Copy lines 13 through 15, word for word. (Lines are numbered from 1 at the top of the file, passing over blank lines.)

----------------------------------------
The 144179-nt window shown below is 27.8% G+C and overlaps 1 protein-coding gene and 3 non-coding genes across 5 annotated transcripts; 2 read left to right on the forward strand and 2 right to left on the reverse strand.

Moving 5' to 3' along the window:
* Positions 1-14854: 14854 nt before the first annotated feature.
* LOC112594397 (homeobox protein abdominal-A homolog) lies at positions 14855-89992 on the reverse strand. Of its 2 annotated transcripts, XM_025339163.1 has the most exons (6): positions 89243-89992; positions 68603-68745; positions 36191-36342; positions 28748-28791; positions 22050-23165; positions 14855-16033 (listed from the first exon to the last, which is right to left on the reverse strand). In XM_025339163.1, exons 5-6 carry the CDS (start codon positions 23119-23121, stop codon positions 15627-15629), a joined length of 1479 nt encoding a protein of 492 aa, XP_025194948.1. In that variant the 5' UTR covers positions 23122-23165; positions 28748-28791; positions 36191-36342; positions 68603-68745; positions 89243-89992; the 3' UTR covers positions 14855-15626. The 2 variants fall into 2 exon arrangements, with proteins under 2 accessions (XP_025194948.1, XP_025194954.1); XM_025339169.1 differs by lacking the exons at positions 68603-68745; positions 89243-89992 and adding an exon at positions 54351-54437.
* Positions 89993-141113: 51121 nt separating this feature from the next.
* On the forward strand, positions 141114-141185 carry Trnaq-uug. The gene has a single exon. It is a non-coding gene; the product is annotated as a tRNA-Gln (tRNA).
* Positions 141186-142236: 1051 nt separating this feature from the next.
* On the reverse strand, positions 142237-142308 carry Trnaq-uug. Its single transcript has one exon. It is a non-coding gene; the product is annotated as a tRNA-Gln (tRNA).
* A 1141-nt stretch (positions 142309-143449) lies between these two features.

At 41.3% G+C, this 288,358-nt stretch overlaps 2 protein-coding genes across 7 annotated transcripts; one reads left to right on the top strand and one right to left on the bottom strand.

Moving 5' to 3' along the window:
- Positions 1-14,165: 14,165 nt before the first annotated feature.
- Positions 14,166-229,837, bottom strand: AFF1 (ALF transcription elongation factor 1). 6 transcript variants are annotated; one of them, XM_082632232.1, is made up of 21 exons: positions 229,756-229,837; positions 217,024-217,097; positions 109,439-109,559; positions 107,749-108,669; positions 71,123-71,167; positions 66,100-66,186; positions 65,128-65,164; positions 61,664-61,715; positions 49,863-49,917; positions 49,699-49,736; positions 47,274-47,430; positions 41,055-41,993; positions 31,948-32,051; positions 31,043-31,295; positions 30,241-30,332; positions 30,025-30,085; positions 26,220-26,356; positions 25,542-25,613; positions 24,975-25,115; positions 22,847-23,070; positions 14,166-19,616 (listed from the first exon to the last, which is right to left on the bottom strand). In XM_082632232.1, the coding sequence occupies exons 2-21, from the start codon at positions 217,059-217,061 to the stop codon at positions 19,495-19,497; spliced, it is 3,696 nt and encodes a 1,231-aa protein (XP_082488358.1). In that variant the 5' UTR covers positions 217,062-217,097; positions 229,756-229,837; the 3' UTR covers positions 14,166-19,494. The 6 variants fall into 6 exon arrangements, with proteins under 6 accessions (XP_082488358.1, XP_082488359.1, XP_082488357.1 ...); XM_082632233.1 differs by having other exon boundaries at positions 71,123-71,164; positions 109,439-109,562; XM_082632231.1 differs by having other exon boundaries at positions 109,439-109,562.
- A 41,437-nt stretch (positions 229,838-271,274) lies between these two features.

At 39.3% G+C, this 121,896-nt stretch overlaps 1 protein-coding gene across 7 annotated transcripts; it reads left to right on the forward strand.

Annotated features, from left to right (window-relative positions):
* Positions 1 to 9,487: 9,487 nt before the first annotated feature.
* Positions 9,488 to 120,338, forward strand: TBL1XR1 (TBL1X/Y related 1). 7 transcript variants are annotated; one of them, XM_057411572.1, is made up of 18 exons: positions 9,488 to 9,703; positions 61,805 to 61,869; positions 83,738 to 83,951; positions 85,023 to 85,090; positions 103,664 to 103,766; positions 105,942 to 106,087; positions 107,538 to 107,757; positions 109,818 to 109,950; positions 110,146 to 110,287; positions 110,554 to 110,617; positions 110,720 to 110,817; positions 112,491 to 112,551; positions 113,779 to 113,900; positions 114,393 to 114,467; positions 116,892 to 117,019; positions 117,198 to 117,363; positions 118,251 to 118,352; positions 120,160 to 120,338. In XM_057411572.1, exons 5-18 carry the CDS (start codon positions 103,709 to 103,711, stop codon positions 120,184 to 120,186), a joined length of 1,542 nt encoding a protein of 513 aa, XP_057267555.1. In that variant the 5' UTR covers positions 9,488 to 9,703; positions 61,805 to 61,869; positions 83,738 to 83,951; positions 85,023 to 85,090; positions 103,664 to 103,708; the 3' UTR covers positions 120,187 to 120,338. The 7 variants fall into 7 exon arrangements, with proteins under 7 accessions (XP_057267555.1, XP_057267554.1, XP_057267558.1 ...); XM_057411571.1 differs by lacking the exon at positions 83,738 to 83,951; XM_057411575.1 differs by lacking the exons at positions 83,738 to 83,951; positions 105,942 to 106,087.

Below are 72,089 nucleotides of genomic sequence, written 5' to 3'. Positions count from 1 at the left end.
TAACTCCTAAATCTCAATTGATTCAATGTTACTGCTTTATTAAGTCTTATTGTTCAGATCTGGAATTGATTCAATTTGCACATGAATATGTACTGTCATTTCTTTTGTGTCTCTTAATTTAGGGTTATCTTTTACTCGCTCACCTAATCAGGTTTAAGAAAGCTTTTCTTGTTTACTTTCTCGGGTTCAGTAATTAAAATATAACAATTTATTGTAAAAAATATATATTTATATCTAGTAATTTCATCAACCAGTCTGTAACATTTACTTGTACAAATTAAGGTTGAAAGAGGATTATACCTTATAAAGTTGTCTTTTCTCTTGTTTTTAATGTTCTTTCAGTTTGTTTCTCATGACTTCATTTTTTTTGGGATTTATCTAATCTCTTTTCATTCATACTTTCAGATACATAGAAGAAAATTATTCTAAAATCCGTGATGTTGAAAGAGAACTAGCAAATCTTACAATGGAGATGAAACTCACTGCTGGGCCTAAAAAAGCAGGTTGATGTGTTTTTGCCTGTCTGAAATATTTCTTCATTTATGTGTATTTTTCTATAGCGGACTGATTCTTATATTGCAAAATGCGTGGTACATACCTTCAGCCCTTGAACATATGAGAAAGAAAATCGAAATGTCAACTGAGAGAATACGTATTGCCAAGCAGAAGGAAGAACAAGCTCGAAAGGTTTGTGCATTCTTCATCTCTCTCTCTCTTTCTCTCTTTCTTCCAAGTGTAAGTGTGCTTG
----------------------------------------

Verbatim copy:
- Positions 14,166-229,837, bottom strand: AFF1 (ALF transcription elongation factor 1). 6 transcript variants are annotated; one of them, XM_082632232.1, is made up of 21 exons: positions 229,756-229,837; positions 217,024-217,097; positions 109,439-109,559; positions 107,749-108,669; positions 71,123-71,167; positions 66,100-66,186; positions 65,128-65,164; positions 61,664-61,715; positions 49,863-49,917; positions 49,699-49,736; positions 47,274-47,430; positions 41,055-41,993; positions 31,948-32,051; positions 31,043-31,295; positions 30,241-30,332; positions 30,025-30,085; positions 26,220-26,356; positions 25,542-25,613; positions 24,975-25,115; positions 22,847-23,070; positions 14,166-19,616 (listed from the first exon to the last, which is right to left on the bottom strand). In XM_082632232.1, the coding sequence occupies exons 2-21, from the start codon at positions 217,059-217,061 to the stop codon at positions 19,495-19,497; spliced, it is 3,696 nt and encodes a 1,231-aa protein (XP_082488358.1). In that variant the 5' UTR covers positions 217,062-217,097; positions 229,756-229,837; the 3' UTR covers positions 14,166-19,494. The 6 variants fall into 6 exon arrangements, with proteins under 6 accessions (XP_082488358.1, XP_082488359.1, XP_082488357.1 ...); XM_082632233.1 differs by having other exon boundaries at positions 71,123-71,164; positions 109,439-109,562; XM_082632231.1 differs by having other exon boundaries at positions 109,439-109,562.
- A 41,437-nt stretch (positions 229,838-271,274) lies between these two features.

At 39.3% G+C, this 121,896-nt stretch overlaps 1 protein-coding gene across 7 annotated transcripts; it reads left to right on the forward strand.